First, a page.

The Retrovirus Epidemiology Donor Study-II (REDS-II) is currently monitoring more than 50% of the U.S. blood donations. From 2010 to 2013, donors completed a questionnaire to characterize their motivations for donating blood. A total of 1,587 donors who had a false positive test for either human immunodeficiency virus (HIV), human T-lymphotropic virus (HTLV), hepatitis C virus (HCV) or hepatitis B virus (HBV) were compared to 1,002 donors who were truly positive for HIV, HTLV, HCV, or HBV. Over 90% of both groups donated blood “to help someone in need.” For each infection type, donors with true positive cases were more likely to report “test seeking” behavior (18-22% vs. 9.0%; P<0.01), but this was not statistically significant for any infection type after adjusting for demographic characteristics. Among the HIV positive cases, 13% thought donation screening policies were unfair mainly due to the deferral policy for men who have sex with men. Study results are reassuring for motivations to donate blood and provide a baseline for future studies to assess the risk of non-compliance for deferral policies.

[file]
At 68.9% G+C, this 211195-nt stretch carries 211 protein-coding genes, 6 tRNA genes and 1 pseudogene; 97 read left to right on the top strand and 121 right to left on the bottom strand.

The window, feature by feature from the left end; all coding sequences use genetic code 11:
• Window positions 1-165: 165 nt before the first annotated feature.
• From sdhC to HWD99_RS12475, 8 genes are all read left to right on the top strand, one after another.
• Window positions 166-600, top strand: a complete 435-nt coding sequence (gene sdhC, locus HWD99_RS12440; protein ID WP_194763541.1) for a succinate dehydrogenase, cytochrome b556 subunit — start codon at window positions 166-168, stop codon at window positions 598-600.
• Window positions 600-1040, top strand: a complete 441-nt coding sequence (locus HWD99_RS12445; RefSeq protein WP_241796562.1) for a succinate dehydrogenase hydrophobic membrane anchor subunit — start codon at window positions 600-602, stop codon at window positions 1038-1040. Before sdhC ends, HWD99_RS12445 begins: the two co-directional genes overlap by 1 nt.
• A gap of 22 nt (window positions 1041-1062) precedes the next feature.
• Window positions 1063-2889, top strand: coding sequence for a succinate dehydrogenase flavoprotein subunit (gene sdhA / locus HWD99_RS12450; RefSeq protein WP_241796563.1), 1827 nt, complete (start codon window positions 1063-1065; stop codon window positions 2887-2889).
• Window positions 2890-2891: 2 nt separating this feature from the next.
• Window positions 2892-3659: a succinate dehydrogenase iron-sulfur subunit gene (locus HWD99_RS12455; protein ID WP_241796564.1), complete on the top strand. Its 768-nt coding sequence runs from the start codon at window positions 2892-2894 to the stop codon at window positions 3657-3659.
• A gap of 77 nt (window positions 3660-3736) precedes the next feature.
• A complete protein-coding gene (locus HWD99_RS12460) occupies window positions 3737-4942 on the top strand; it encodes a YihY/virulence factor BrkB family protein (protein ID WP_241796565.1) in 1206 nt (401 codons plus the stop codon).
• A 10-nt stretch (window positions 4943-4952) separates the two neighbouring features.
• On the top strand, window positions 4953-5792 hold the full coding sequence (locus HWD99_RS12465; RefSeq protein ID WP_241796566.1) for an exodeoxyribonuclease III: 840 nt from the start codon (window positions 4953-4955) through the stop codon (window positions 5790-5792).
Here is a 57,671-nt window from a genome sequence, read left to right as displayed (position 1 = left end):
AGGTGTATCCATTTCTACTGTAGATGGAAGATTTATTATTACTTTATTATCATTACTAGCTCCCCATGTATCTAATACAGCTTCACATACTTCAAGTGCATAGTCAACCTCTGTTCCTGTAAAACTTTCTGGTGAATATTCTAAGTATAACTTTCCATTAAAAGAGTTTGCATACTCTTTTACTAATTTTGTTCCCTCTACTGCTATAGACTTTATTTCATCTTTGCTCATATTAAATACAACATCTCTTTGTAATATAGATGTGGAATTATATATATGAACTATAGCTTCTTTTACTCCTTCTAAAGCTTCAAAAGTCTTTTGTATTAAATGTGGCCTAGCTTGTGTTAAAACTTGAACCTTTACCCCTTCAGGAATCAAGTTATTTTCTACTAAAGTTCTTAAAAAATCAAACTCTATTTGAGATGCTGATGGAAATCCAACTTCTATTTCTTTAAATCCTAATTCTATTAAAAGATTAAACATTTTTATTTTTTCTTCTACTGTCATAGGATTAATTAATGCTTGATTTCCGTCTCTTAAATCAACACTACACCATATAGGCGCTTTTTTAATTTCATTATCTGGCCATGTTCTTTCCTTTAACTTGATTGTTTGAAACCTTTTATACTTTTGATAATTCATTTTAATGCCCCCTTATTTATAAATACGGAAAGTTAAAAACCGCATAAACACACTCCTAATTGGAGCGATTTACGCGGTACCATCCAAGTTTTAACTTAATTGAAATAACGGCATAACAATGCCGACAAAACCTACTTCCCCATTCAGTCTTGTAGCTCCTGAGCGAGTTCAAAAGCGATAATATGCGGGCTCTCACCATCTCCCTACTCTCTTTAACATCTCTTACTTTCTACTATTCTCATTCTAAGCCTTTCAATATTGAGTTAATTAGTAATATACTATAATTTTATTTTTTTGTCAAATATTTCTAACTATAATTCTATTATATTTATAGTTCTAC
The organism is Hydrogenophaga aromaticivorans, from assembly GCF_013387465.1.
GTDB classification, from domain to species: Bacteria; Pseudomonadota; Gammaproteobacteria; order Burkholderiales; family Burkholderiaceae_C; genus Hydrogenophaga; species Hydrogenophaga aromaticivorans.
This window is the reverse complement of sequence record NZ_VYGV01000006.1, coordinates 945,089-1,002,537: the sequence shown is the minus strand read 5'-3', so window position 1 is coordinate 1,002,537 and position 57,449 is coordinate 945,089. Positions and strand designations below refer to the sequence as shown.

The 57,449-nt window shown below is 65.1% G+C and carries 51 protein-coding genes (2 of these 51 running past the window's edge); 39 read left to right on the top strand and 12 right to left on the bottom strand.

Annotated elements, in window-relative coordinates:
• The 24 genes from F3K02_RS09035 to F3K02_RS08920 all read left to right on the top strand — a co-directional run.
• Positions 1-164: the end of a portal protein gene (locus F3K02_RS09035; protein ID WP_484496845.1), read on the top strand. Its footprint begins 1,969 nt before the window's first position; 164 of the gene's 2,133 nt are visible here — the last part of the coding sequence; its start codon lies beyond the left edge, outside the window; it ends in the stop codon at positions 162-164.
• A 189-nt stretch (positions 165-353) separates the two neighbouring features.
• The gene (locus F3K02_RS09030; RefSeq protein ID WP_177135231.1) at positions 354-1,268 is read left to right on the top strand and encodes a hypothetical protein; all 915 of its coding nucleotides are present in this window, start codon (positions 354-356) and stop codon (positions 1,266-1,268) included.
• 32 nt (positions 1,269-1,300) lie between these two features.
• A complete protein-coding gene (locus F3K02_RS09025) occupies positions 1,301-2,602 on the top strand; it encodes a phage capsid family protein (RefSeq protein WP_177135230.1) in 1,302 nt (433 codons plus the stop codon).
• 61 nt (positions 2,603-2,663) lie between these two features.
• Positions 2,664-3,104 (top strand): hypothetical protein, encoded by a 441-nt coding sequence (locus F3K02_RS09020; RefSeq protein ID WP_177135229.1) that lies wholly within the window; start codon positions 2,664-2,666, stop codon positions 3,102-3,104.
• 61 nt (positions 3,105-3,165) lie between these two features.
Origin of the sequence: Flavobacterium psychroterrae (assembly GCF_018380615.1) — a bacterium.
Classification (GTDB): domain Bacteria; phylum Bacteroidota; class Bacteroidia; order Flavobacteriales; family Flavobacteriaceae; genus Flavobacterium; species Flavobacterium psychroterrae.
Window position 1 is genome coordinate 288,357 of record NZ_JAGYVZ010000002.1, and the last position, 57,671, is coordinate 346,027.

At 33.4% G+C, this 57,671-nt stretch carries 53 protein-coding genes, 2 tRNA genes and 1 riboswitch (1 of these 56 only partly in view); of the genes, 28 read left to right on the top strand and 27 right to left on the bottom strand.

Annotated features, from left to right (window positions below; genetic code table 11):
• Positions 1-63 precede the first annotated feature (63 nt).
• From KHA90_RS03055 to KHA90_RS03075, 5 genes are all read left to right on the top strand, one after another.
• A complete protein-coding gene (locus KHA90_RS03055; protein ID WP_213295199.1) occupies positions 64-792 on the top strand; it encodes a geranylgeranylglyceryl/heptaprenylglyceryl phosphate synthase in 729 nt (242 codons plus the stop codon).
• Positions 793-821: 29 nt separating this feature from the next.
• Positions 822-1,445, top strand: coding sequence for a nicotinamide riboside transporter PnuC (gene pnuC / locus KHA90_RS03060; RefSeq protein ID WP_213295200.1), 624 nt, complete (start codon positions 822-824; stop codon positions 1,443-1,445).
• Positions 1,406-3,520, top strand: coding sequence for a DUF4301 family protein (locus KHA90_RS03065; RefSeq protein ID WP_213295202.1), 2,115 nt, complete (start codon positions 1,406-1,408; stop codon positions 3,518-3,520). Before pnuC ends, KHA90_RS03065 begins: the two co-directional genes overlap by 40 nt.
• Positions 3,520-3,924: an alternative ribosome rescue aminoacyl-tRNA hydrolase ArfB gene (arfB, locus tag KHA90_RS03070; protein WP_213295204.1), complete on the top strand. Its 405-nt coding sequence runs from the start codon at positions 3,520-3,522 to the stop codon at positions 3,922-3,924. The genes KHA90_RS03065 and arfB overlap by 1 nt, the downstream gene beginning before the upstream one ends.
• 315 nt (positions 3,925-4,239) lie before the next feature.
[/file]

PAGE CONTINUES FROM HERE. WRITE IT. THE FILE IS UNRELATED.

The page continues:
Vahidnia F, Stramer SL, Kessler D, Goncalez TT, Shaz BH, Leparc G, Krysztof DE, Dodd RY, Glynn SA, Custer B, Nhlbi Retrovirus Epidemiology Donor Study I. Motivations for donating and attitudes toward screening policies in US blood donors with viral infection. Transfusion 2016.